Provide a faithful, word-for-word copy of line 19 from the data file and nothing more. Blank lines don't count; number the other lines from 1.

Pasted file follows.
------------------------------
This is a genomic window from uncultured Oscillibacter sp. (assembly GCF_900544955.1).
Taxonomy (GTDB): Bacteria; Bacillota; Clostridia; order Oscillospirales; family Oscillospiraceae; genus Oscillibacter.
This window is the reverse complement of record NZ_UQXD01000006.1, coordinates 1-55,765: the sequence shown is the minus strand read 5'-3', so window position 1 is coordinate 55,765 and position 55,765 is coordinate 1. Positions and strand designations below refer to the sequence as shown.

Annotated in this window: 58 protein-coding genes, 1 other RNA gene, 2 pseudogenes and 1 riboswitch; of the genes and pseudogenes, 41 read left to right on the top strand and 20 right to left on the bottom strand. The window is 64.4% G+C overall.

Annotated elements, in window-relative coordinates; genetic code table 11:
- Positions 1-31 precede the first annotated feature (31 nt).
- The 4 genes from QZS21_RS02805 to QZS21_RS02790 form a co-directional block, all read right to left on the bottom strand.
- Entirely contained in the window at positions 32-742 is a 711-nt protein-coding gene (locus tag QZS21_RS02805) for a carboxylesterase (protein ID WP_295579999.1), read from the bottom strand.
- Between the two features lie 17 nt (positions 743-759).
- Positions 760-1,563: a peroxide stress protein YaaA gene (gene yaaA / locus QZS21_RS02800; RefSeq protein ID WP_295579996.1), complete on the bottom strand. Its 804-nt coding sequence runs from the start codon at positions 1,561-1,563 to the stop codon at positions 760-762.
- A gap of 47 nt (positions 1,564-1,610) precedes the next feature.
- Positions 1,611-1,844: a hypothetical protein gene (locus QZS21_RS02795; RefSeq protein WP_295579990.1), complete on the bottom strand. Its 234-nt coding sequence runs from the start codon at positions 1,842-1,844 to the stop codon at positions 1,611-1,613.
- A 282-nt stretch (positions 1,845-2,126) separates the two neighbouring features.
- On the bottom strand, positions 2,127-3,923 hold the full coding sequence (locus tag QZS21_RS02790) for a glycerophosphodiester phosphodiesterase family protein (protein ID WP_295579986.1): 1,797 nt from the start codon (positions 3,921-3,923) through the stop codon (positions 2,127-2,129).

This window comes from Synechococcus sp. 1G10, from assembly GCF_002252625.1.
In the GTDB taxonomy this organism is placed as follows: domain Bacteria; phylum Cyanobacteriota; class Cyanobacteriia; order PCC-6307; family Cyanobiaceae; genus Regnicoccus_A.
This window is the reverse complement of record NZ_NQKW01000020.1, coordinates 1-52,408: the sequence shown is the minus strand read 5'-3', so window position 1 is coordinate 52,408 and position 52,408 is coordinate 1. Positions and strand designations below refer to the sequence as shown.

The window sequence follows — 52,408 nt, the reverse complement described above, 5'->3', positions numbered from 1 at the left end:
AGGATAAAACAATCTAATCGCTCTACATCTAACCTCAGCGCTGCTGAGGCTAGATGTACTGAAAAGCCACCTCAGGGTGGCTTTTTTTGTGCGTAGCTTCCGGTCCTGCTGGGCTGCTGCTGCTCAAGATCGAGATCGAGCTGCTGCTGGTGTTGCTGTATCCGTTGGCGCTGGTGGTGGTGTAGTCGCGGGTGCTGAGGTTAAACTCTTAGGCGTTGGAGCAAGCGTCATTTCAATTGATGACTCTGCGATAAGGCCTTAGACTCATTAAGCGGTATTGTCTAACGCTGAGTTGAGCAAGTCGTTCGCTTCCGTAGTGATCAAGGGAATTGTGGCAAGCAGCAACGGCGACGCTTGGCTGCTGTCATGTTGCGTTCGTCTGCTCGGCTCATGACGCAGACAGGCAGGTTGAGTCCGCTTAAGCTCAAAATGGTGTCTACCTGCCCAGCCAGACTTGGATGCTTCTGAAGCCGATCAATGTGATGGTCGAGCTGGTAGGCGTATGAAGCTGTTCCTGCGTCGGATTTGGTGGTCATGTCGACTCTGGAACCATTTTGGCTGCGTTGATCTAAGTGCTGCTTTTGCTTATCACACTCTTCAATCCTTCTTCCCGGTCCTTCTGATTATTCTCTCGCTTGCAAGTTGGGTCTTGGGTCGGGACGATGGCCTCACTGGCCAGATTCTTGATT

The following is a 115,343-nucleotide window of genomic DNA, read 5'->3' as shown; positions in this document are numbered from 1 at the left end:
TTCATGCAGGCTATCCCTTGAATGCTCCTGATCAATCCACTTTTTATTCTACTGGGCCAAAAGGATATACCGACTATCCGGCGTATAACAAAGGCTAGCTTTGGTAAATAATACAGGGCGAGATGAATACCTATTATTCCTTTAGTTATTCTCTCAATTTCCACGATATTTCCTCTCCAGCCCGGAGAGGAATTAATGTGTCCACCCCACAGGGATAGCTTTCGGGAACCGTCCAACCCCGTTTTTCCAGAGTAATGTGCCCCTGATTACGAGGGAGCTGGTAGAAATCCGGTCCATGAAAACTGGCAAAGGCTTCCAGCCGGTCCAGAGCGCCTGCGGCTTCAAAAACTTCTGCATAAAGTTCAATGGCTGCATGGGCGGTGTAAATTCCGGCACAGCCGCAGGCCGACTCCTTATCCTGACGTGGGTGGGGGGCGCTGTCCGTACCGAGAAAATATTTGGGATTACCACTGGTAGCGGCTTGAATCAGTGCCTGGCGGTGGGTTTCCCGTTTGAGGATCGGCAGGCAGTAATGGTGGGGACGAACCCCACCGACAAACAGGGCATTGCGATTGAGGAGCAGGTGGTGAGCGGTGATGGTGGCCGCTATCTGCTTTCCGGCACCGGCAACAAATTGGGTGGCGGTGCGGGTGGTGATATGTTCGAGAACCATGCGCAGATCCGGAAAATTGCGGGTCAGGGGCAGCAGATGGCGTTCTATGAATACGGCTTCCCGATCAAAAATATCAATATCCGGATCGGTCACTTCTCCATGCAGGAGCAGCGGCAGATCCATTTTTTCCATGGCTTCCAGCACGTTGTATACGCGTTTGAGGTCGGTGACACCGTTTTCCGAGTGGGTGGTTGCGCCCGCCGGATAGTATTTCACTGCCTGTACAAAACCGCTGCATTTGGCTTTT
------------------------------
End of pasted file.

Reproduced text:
AGGATAAAACAATCTAATCGCTCTACATCTAACCTCAGCGCTGCTGAGGCTAGATGTACTGAAAAGCCACCTCAGGGTGGCTTTTTTTGTGCGTAGCTTCCGGTCCTGCTGGGCTGCTGCTGCTCAAGATCGAGATCGAGCTGCTGCTGGTGTTGCTGTATCCGTTGGCGCTGGTGGTGGTGTAGTCGCGGGTGCTGAGGTTAAACTCTTAGGCGTTGGAGCAAGCGTCATTTCAATTGATGACTCTGCGATAAGGCCTTAGACTCATTAAGCGGTATTGTCTAACGCTGAGTTGAGCAAGTCGTTCGCTTCCGTAGTGATCAAGGGAATTGTGGCAAGCAGCAACGGCGACGCTTGGCTGCTGTCATGTTGCGTTCGTCTGCTCGGCTCATGACGCAGACAGGCAGGTTGAGTCCGCTTAAGCTCAAAATGGTGTCTACCTGCCCAGCCAGACTTGGATGCTTCTGAAGCCGATCAATGTGATGGTCGAGCTGGTAGGCGTATGAAGCTGTTCCTGCGTCGGATTTGGTGGTCATGTCGACTCTGGAACCATTTTGGCTGCGTTGATCTAAGTGCTGCTTTTGCTTATCACACTCTTCAATCCTTCTTCCCGGTCCTTCTGATTATTCTCTCGCTTGCAAGTTGGGTCTTGGGTCGGGACGATGGCCTCACTGGCCAGATTCTTGATT